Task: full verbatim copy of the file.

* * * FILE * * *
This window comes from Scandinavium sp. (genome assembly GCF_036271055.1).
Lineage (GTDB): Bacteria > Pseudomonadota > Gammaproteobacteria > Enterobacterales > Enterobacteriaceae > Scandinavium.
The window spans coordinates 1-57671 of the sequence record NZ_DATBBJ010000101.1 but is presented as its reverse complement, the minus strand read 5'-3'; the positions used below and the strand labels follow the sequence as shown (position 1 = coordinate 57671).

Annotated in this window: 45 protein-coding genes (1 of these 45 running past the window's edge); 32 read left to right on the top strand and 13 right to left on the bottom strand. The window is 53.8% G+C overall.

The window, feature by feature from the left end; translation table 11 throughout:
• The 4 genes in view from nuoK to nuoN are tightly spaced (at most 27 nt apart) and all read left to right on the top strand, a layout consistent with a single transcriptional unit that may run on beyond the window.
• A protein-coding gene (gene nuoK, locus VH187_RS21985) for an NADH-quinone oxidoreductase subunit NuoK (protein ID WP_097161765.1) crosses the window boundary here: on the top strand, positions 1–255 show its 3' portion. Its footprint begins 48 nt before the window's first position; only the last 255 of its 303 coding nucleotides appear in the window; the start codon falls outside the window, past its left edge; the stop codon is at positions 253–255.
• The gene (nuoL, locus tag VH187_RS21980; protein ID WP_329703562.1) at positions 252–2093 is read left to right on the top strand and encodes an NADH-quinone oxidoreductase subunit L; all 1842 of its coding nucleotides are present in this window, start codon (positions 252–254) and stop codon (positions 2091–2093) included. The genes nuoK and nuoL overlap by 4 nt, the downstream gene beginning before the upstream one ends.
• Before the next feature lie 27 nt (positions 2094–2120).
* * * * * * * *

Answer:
This window comes from Scandinavium sp. (genome assembly GCF_036271055.1).
Lineage (GTDB): Bacteria > Pseudomonadota > Gammaproteobacteria > Enterobacterales > Enterobacteriaceae > Scandinavium.
The window spans coordinates 1-57671 of the sequence record NZ_DATBBJ010000101.1 but is presented as its reverse complement, the minus strand read 5'-3'; the positions used below and the strand labels follow the sequence as shown (position 1 = coordinate 57671).

Annotated in this window: 45 protein-coding genes (1 of these 45 running past the window's edge); 32 read left to right on the top strand and 13 right to left on the bottom strand. The window is 53.8% G+C overall.

The window, feature by feature from the left end; translation table 11 throughout:
• The 4 genes in view from nuoK to nuoN are tightly spaced (at most 27 nt apart) and all read left to right on the top strand, a layout consistent with a single transcriptional unit that may run on beyond the window.
• A protein-coding gene (gene nuoK, locus VH187_RS21985) for an NADH-quinone oxidoreductase subunit NuoK (protein ID WP_097161765.1) crosses the window boundary here: on the top strand, positions 1–255 show its 3' portion. Its footprint begins 48 nt before the window's first position; only the last 255 of its 303 coding nucleotides appear in the window; the start codon falls outside the window, past its left edge; the stop codon is at positions 253–255.
• The gene (nuoL, locus tag VH187_RS21980; protein ID WP_329703562.1) at positions 252–2093 is read left to right on the top strand and encodes an NADH-quinone oxidoreductase subunit L; all 1842 of its coding nucleotides are present in this window, start codon (positions 252–254) and stop codon (positions 2091–2093) included. The genes nuoK and nuoL overlap by 4 nt, the downstream gene beginning before the upstream one ends.
• Before the next feature lie 27 nt (positions 2094–2120).